ISSN: 2455-8400
International Journal of Aquaculture and Fishery Sciences
Research Article       Open Access      Peer-Reviewed

Prevalence and Antimicrobial Susceptibility of Pathogenic Bacteria in Nile Tilapia, Oreochromis niloticus L

Begonesh Bekele, Kassaye Balkew Workagegn* and P Natarajan

Department of Biology, Hawassa University (HU), PO Box 05, Hawassa, Ethiopia
*Corresponding author: Kassaye Balkew Workagegn, Department of Biology, Hawassa University (HU), PO Box 05, Hawassa, Ethiopia, E-mail:
Received: 27 September, 2019 | Accepted: 02 November, 2019 | Published: 04 November, 2019
Keywords: Prevalence; Antibiotic resistance; Pathogenic bacteria

Cite this as

Bekele B, Workagegn KB, Natarajan P (2019) Prevalence and Antimicrobial Susceptibility of Pathogenic Bacteria in Nile Tilapia, Oreochromis niloticus L. Int J Aquac Fish Sci 5(4): 022-026. DOI: 10.17352/2455-8400.000047

Nile tilapia, Oreochromis niloticus, is one of the most popular aquaculture fish species in the world. However, among several challenges, the presence of pathogenic bacteria causes high economic losses. Thus, the main objective of this study was to isolate and identify the potent bacterial pathogens from Nile tilapia reared at Hawassa Fish Research and Multiplication Station, Ethiopia. For this, infected fish samples were collected from the research station and subjected to microbiological and biochemical tests. The results of the study revealed that 75% of fish with the length group ranged from 14-17.9cm; 52% with the length group ranged from 18-21.9 cm and 33% with the length group ranged from 22-26.9cm were infected by different bacteria belonging to the genera Vibrio, Escherichia, Aeromonas, Pseudomonas, Salmonella and Streptococcus. Except for Streptococcus, all isolates belonged to gram negative bacteria. The bacterial population observed in fish organs was significantly high in intestine (12.43±0.55 Log10 CFU-1g) than in liver (6.48±1.06 Log10 CFU-1g). An antibiogram test showed that isolated bacteria were sensitive to gentamycin, tetracycline and amoxicillin. In conclusion, the present results clearly indicate that cultivable fishes are prone to infection by infectious and non-infectious and that it may affect fish and their product quality which leads to economic loss and livelihood of farmers who depend on small scale aquaculture.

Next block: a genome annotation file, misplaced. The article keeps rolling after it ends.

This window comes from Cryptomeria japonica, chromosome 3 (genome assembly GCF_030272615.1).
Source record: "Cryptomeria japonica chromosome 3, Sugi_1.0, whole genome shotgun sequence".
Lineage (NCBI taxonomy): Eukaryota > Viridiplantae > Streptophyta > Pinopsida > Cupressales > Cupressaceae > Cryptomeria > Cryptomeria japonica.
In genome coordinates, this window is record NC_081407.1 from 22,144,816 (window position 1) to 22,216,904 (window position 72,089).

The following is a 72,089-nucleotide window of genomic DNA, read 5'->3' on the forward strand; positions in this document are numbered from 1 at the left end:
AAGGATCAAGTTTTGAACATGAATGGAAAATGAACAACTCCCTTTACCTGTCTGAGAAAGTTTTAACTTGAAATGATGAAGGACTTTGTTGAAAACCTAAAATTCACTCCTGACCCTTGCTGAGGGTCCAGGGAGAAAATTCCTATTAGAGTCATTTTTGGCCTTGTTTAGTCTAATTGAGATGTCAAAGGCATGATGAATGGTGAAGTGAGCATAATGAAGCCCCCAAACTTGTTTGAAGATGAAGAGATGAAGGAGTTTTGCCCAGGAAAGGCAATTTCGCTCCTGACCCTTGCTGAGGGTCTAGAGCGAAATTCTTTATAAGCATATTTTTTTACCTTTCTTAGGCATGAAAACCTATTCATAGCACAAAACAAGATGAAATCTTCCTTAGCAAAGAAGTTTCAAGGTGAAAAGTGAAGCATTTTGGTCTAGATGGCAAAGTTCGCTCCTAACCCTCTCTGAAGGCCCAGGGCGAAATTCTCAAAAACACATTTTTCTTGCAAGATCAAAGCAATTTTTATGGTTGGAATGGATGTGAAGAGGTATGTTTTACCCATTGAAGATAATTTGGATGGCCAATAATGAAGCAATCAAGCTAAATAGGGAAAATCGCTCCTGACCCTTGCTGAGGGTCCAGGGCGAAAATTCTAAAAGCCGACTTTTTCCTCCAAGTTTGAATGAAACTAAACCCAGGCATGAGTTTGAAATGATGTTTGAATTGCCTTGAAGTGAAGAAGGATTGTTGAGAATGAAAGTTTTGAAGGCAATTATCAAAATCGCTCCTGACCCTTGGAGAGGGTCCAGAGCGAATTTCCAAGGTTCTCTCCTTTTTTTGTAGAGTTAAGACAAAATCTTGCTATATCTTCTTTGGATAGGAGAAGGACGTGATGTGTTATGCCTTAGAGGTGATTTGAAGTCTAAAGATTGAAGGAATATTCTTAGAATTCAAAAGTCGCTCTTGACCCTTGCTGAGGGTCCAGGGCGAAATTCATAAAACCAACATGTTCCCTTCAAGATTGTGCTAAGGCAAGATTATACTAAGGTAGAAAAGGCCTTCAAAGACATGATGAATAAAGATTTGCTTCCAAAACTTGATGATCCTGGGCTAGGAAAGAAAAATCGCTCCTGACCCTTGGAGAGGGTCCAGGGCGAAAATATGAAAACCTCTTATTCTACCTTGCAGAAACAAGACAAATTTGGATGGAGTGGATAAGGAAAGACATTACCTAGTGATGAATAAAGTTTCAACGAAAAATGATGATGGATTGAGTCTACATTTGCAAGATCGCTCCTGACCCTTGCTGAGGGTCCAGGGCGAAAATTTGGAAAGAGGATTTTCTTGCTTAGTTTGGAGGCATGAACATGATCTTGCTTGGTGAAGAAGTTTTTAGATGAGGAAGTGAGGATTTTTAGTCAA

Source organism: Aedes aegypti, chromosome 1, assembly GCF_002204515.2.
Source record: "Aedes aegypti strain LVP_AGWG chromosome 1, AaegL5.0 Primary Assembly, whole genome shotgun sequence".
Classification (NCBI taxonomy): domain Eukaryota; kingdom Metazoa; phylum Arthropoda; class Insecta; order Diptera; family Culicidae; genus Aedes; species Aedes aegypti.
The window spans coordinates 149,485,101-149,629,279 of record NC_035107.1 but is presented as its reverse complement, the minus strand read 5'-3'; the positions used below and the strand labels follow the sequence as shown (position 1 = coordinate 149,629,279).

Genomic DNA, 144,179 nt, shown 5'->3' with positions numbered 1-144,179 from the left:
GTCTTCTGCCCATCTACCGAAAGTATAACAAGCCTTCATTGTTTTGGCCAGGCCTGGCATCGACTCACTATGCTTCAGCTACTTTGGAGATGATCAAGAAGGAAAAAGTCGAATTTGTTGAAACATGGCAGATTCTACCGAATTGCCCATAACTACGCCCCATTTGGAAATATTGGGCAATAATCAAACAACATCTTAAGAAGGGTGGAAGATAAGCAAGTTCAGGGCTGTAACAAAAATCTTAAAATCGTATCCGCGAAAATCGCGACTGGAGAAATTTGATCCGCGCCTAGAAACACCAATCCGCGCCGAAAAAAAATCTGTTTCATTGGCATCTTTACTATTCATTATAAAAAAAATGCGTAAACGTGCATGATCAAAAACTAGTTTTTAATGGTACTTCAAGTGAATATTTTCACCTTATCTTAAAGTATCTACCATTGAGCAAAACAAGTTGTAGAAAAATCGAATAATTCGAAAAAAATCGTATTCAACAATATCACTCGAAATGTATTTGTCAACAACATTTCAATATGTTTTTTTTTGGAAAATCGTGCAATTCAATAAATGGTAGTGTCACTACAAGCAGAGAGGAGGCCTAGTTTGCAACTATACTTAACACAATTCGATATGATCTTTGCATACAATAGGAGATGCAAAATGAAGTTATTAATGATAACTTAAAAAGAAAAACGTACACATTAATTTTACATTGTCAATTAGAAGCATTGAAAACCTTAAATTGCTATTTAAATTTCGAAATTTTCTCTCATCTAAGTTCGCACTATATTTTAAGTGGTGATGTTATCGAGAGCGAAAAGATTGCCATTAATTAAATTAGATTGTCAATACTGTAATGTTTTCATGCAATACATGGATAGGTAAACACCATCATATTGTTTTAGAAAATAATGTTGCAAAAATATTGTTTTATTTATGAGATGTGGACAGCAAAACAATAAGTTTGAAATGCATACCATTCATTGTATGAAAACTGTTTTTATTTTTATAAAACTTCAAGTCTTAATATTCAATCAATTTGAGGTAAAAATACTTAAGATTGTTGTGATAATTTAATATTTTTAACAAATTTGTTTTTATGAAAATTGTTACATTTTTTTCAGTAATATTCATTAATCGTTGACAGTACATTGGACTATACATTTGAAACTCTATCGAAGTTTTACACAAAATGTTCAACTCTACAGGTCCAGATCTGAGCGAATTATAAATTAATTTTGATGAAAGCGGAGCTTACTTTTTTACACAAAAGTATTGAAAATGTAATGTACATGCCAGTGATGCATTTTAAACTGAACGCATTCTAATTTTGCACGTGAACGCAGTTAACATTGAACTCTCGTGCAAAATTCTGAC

The world’s population is growing rapidly, being expected to reach 9.8 billion by 2050 [1]. To feed this population, food production must increase by 60% worldwide [2]. However, food production from the agricultural sector will fail to meet such high demand due to climatic effects. Thus, climate-smart aquaculture is vital to increase food production. It is one of the primary sources of cheap animal protein for the rapidly growing human population. According to FAO [3], aquaculture production has increased from 61.8 million tons in 2011 to 80 million tons in 2016. The bulk of this production came mainly from Asia and Latin America. Asia accounted for about 88.9% of the world aquaculture production. Although the contribution of African aquaculture to the world fish production is relatively low, it increased from 0.49% in 1995 to 2.3% in 2014 [4]. Aquaculture in Ethiopia remains more potential than the actual practice, even though the country’s environmental conditions support its development. Extensive and semi-intensive aquaculture, in the form of stocking and enhancing artificial lakes, reservoirs and small water bodies, has been practiced since 1975 through the Sebeta National Fishery and Other Aquatic Life Research Center (SNFARC).